Should I move my mom with Alzheimer's from a facility in IN to one in PA close to where I live? -

Should I move my mom with Alzheimer's from a facility in IN to one in PA close to where I live?


My mom was diagnosed with Alzheimer's about 3 years ago. She's now stage 4 or early stage 5. She's in an ALF in Indiana near where she lived the past 30 years. I live >600 miles away in Pennsylvania. She lives in an "independent living" apartment primarily because she declines any assisted living help. It's become clear she needs to move to a memory care facility very soon. I'm considering moving her to memory care near me in PA. My hope is by being closer and being present more often I'll be better informed and more able to work closely with the staff. The logistics of the move will be difficult but not impossible. She won't want to move far away, but she won't want to move to memory care where she's at either. I'm thinking a single move now, even if it's long distance, is better than a local move then deciding later she needs the longer move. I would appreciate hearing your thoughts.



Thank you everyone for the responses. I'm reminded that every situation is different and there's no one-size-fits-all solution.
To fill in a few details about my mom - one big disappointment is she hasn't connected to anyone while living independently at the present facility. She has actively avoided being with/around others as much as possible. To her, they all have mental issues - though she doesn't.
So wherever she moves to memory care she'll be starting over and probably with a bad attitude to begin with. I'm hoping the caregivers are skilled in dealing with Alzheimer's patients to connect them and draw them out - even if only a little bit.
My main motivation was mentioned in a couple answers. If I'm closer and seen more often by the staff they might be more inclined to be helpful and to work with her.
Thanks again.
Helpful Answer (0)
Reply to middleson

If you are ACTIVELY involved in her care giving and will be visiting often, then it makes good sense to move her close to you. I've done this from a long distance, and it's not easy, but very glad that I did it.
Helpful Answer (2)
Reply to jjariz

Earlier rather than later will be easier unless as said before she has the support she needs now. My mother did not and was being manipulated/exploited by my sibling (living in her home, not working, paying for what he wanted with her money). A protective order was in place petitioning court to remove HER!!! Though a long distance (from Alabama) she is now in my home in Michigan and I have court sanctioned protection of her and her finances. I have Compassuss Hospice in place top help me since she is bed/home bond. I don't have to worry about calling 911 for lift assist for Dr etc. The nurse comes here every two weeks or any time I call.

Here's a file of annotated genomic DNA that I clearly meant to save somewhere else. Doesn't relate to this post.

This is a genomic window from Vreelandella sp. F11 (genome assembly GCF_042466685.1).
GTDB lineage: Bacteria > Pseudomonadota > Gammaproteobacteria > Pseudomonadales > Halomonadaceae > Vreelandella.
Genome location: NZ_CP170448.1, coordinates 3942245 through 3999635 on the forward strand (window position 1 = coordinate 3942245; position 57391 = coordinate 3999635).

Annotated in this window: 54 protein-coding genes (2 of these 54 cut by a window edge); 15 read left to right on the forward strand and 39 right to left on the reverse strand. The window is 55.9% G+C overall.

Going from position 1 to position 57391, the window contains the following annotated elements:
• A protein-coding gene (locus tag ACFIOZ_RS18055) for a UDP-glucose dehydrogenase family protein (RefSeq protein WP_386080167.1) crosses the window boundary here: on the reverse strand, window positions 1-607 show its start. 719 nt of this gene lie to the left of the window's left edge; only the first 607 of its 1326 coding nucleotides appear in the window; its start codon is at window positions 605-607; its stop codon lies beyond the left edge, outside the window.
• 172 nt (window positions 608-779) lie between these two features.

Helpful Answer (2)
Reply to bluebirdnanny

Both my folks went into assisted living in December. I’m also 600 miles away. Both my parents have moderate dementia. They are starting to adjust but are not happy. They would not be happy anywhere given the dementia and health problems.

In my case the long distance managing is working for us. It’s a good place, great staff and they stay in touch regarding any issues that arise.

Including an initial trip of 2 weeks in December ive been down twice since. Honestly, it seems to make things worse when I visit. I represent all things “home” . Dad wants to know where his car is. Mom wants to know why she is there. Plus I’m the bad guy who put them there.

The logistics of moving them would be a nightmare. Not to mention disrupting the routine that they are finally getting used to. I’ve decided to continue the long distance magement plan.
Helpful Answer (2)
Reply to Windyridge

Agree with above, if she has support where she is it would be harder for her to leave. However, if it is very minimal and sporadic being closer to you, getting regular visits and having an advocate would be very beneficial. Even if she doesn't know you, you will be someone that makes her feel loved on a regular basis. I have also experienced, read here and been told by caregivers that when a resident gets regular visits, they get better care. Advocacy changes their lives for the better.
Helpful Answer (2)
Reply to Isthisrealyreal

I agree with blannie. Does she have local visitors? Do they go on outings to places that are familiar to her? Does she have ties to the community she is in? If not, a move to be closer to you makes sense. And sooner is better than later, in my opinion.
Helpful Answer (2)
Reply to jeannegibbs

The only question I would have is how much community support does your mom get now where she lives? If she doesn't have many visitors that she's known for years, I'd say make the move, assuming that you'd be a strong advocate for her. If she does get a lot of community support that helps ground her, then weigh that against being closer to you. Likely moving her to a different apartment, whether near or far, will be difficult for her, so doing it sooner rather than later is a good idea.
Helpful Answer (2)
Reply to blannie